Cassia Co-op Training Centre is a facility for cinnamon production, located in Sumatra, Indonesia. TYIN Architects designed and built the cinnamon school over the course of 3 months in 2011. The project's intent is to build a sustainable cinnamon school for the benefit of local farmers and workers, in an area where 85% of the worlds cinnamon supplies come from.
History and Concept
Cassia Co-op Training Centre was designed with the idea of implementing a working environment that produces the highest quality product, but is more importantly established ethically. Previous conditions for the workers meant they were often working in unsafe and unsanitary conditions, often being underpaid. Therefore the main goal of the project was to implement ensure the conditions for the local workers would be improved through the design.
The design of the project included a light wooden construction with a solid base of heavy brick and concrete. The wooden construction aims to give a feeling of being within a cinnamon forest.
The Training Centre was built around a pair of aged durian trees, with views from the front out to the beautiful Kerinci-lake with its back towards lush cinnamon forest. A major challenge creating a naturally ventilated climate beneath a roof surface of no less than 600 square meters. It was achieved through the use of thermal mass, the reduction of sun-rays and maximising the eaves.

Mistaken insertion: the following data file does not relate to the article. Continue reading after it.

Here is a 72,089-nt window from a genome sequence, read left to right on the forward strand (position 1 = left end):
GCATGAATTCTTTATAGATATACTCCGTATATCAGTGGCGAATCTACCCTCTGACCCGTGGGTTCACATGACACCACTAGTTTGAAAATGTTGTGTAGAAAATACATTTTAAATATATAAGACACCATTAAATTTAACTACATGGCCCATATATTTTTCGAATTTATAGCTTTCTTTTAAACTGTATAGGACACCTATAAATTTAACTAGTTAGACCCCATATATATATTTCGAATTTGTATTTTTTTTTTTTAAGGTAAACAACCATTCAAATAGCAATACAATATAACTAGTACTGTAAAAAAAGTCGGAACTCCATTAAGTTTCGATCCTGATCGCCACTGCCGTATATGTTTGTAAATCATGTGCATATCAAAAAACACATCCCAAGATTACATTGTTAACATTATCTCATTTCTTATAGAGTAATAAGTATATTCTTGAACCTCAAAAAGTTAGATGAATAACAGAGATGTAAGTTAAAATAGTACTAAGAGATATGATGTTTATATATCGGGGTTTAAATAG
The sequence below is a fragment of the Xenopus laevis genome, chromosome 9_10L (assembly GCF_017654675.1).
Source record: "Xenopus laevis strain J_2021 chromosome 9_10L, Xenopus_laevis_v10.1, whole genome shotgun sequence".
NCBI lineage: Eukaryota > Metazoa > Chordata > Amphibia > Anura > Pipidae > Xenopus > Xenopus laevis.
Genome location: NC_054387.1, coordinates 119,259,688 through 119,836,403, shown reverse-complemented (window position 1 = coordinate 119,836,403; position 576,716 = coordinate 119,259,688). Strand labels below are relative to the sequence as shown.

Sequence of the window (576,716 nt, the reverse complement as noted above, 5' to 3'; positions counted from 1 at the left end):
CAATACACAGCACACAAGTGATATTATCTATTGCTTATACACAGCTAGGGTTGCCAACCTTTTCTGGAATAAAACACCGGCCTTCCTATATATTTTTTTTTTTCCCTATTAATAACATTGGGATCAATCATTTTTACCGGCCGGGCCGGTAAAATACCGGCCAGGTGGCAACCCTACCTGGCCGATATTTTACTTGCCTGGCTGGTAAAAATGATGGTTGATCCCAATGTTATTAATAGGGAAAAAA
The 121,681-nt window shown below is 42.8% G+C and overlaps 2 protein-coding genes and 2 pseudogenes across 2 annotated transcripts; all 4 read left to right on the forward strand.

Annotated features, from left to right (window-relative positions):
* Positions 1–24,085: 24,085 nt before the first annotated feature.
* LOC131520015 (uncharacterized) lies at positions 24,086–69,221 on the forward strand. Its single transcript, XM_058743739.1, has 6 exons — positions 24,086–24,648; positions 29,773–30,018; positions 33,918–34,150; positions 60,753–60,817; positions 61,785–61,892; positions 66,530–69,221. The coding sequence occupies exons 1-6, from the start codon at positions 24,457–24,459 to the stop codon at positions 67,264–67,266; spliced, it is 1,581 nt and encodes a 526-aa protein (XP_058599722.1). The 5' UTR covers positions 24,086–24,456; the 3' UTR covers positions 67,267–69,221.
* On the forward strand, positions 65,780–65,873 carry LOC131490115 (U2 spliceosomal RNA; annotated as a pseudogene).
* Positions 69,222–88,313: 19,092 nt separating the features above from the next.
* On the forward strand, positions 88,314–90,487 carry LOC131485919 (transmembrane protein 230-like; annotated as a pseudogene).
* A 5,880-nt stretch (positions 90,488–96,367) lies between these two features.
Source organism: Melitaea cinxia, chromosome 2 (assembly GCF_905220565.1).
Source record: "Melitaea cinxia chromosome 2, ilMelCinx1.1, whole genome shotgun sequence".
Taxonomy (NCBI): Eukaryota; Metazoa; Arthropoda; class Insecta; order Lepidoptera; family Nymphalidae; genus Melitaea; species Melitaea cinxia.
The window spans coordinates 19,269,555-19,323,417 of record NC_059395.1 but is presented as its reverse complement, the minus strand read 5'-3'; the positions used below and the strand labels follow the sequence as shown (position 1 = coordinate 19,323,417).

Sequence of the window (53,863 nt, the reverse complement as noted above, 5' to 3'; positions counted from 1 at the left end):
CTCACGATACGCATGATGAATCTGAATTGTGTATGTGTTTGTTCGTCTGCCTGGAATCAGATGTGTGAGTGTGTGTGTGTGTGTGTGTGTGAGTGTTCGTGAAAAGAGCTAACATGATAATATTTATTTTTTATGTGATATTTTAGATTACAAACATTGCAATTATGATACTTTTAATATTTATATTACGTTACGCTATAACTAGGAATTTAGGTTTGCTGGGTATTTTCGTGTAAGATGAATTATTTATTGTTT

The project was constructed with two main materials; locally crafted brick and the trunk of the cinnamon tree. The trunks are a by-product from the cinnamon production and is not considered as a valuable material with the locals. Local craftsman were brought in to work on the doors and windows.
The main construction consists of a mass produced Y-pillar, bolted down into concrete footings. The placement of the pillars influenced the final floor plan. Underneath the massive roof surface is five brick buildings, including a small laboratory, classrooms, offices and a kitchen.
Despite the project size and short time-frame, there were seventy workers involved on the project, including students and locals. Additionally there was the help of eight water buffaloes to haul trees from the forest to the small saw-mill onsite.
Another major challenge of building in this area is the frequency of earthquakes. The construction has already survived several quakes that reached over five on the Richter scale.